Zoe Zero Emissions Concept

Power 70 kW Torque 225 Nm
Range 100 miles Speed 87 mph
Charge Time 30 mins – 8 hrs (*) Weight 1.4 tonne

Fluence Zero Emissions Concept

Power 70 kW Torque 226 Nm
Range 100 miles Speed 87 mph
Charge Time 30 mins – 8 hrs (*) Weight 1.6 tonne

The Zoe and Fluence concept electric cars are Renault’s competition for the existing four and five door car market. Technically there is little to differentiate them, but their presentation and added extras ensure they appeal to different market sectors.

The Zoe is a four seat, four scissor-door electric car whose back seats can be folded down to provide additional side loading boot capacity. It incorporates a unique triple climate control system, developed in partnership with L’Oreal, which Renault claim will leave occupants “more relaxed, just like after a spa treatment” after each journey.

The Fluence, on the other hand, is a five door, five seat electric car which Renault unashamedly proclaim is for “the single-car family father who would use the car every day to go to the office, but who would also want to take his wife and children to the country at the weekend”.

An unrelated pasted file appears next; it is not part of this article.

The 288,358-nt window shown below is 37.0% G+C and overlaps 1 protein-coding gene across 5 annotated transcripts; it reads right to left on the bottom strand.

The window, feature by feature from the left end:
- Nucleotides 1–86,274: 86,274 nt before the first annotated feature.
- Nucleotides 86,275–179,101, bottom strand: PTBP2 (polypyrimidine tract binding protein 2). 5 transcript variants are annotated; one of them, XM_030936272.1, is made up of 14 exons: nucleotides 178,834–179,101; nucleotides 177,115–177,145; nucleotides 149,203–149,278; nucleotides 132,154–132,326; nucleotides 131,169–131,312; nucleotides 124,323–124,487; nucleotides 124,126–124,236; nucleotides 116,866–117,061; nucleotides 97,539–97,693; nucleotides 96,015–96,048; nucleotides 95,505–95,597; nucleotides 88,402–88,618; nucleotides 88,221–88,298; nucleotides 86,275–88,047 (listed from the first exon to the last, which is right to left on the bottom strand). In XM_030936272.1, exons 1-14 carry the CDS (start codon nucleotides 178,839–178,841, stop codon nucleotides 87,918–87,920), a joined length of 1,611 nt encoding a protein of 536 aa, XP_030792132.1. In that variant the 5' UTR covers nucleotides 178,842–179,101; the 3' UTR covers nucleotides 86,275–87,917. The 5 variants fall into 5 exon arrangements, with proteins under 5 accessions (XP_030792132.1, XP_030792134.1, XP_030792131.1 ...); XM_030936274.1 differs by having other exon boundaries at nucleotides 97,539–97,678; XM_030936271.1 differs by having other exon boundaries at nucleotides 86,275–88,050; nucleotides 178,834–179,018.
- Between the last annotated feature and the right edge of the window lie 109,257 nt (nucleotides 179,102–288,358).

Where the Zoe is feminine in it’s presentation, the Fluence is unashamedly male: it’s a technology laden dream which includes an inbuilt mobile phone, the ability to download and use in-car music and films from the internet and touch-screen satellite navigation systems.

Thierry Koskas, Director of Electric Vehicles, said these cars “give unparalleled opportunity for urban families to go about their day-to-day life in a much more environmentally friendly way than is currently possible, while their cost base remains the same”.

The Renault Zoe ZE will be available to buy in 2011, the Renault Fluence ZE in 2012.

* double / triple battery charging system.

Chris Milton

is a seasoned sustainability journalist focusing on business, finance and clean technology. His writing's been carried by a number of highly respected publishers, including The Guardian, The Washington Post and Scientific American. You can follow him on twitter as @britesprite, where he's one of Mashable's top green tweeters and Fast Company's CSR thought leaders. Alternatively you can follow him to the shops... but that would be boring.